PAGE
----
“It’s one thing to be homeless,” she said. “It’s another thing to be sick and homeless.”
As Horace spoke Tuesday, her grandchildren — Crescent Swift, 4, and Kenaze Swift, 5 — played across the room, building a castle with large Lego-style blocks. When they are with their grandmother, they nuzzle in quickly.
“We have been treated with dignity and self respect,” Horace said of the people at the host church. “We are not shunned, we’re not looked down upon. It’s been a really loving, supportive, caring environment.”
And as for moving to a new host church every two weeks, Horace said she is fine with that. The kids are OK, as well.
“As far as the kids go, I just let them know, ‘Hey, we are together. … I am here for you. I am not going to leave you. I’m going to be here for you,’” she said.
“I just give them a lot of comfort and assurance that we are going to get through this together.”
INTERFAITHSHELTER NETWORK RECEIVES FIRST PLACE AWARD
IN ANNUAL HARRAH’S NONPROFIT COMPETITION
San Diego, CALIFORNIA—June 14, 2017. Interfaith Shelter Network of San Diego (ISN) has been chosen as this year’s first place recipient of the Harrah’s All-In 4 Change award.
“The $50,000 top prize will fund much-needed services for our homeless clients,” says ISN Executive Director,” Trisha Brereton. “We are very grateful to Harrah’s and to the community for this big vote of support.”
All-In 4 Change is Harrah’s annual charity giveaway where the public votes for their favorite charity from a field of 25 nonprofit organizations. Once a list of pre-screened applicants is posted, on-line voting ensues. Awardees are chosen 50% based on voting and 50% by the decision of the Harrah’s All-In 4 Change committee.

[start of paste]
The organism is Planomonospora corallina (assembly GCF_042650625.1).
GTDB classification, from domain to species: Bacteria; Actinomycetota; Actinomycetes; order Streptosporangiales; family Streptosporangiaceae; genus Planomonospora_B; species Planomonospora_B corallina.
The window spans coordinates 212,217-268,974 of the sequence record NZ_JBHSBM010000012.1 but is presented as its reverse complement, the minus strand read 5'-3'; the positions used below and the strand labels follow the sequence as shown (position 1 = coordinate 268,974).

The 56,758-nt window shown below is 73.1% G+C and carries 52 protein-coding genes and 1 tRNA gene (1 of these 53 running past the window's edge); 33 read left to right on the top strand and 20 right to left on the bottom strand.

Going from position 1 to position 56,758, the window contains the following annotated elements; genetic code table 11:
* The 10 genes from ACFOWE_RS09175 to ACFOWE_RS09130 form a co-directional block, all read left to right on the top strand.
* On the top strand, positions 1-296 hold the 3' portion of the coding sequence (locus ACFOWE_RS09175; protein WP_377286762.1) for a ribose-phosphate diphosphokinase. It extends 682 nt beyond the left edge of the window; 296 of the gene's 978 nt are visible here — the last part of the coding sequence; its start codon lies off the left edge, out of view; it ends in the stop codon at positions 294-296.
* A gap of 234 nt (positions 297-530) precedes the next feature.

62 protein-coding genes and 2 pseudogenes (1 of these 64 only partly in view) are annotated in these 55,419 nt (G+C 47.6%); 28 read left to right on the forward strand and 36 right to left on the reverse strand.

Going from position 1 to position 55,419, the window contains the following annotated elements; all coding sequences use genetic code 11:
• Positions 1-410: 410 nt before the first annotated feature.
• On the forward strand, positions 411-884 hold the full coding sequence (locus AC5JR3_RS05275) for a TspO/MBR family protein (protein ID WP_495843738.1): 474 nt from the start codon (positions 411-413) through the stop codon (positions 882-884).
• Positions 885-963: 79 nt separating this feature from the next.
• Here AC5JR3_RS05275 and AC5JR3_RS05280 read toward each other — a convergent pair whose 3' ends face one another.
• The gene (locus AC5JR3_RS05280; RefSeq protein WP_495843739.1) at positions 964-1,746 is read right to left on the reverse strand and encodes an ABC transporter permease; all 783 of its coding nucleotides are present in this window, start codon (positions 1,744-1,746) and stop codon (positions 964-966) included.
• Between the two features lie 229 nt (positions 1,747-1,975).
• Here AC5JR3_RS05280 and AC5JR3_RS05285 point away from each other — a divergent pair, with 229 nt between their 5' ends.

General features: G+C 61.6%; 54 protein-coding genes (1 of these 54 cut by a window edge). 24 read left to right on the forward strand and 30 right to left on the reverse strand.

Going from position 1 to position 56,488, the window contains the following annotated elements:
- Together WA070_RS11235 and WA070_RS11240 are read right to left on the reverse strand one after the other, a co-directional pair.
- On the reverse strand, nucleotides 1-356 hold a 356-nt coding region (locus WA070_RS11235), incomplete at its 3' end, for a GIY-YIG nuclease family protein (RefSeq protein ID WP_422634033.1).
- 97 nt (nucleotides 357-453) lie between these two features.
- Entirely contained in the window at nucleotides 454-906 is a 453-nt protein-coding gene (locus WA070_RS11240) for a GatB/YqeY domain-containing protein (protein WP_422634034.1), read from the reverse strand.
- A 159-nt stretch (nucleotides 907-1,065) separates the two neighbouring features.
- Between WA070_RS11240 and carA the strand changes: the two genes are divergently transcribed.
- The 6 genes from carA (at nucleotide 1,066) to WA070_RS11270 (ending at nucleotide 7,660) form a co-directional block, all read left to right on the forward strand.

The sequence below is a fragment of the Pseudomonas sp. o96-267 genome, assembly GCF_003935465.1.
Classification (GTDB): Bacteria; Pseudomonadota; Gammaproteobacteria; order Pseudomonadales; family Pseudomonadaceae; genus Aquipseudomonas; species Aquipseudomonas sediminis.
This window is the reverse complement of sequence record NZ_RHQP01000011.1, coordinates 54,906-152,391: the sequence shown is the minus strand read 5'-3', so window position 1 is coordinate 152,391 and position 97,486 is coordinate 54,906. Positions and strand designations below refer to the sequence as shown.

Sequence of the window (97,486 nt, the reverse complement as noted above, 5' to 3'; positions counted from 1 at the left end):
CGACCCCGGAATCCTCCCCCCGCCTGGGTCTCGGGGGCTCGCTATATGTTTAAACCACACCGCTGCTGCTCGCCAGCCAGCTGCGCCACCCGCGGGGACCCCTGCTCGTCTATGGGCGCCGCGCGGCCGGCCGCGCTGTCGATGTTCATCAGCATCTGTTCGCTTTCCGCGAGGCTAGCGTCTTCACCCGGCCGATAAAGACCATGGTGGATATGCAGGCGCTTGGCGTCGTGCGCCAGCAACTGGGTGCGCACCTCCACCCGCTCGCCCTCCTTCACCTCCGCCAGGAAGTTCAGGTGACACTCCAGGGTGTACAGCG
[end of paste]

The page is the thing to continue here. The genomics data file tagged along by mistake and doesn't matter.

This year, Harrah’s distributed $125,000 to 15 nonprofits from San Diego and Riverside Counties. Harrah’s Resorts Southern California is owned by the Rincon Band of the Luiseno Indians. Both the tribe and the company share a strong commitment to helping the community. All In 4 Change was developed by Harrah’s as a way to involve the community in the giving process and to make it a little more fun at the same time.
“Everyone at ISN is deeply gratified by the outpouring of support it received during the voting process,” states Brereton. “Thousands of supporters cast their votes for ISN, proving that the Network in Interfaith Shelter Network is strong. The collaborative organization is proud of its deep ties with community congregations and individuals, many of whom volunteer for ISN’s programs. She added that special kudos go to ISN administrative volunteer, Laura Miller, who spear-headed a get-out-to-vote effort with the Network, and accepted the award on behalf of ISN.
Each year, hundreds of San Diego’s homeless rely on ISN for shelter, food and other services.
“Our emergency shelters, domestic violence program and rapid re-housing services are needed more than ever as homelessness escalates in San Diego,” Brereton explains.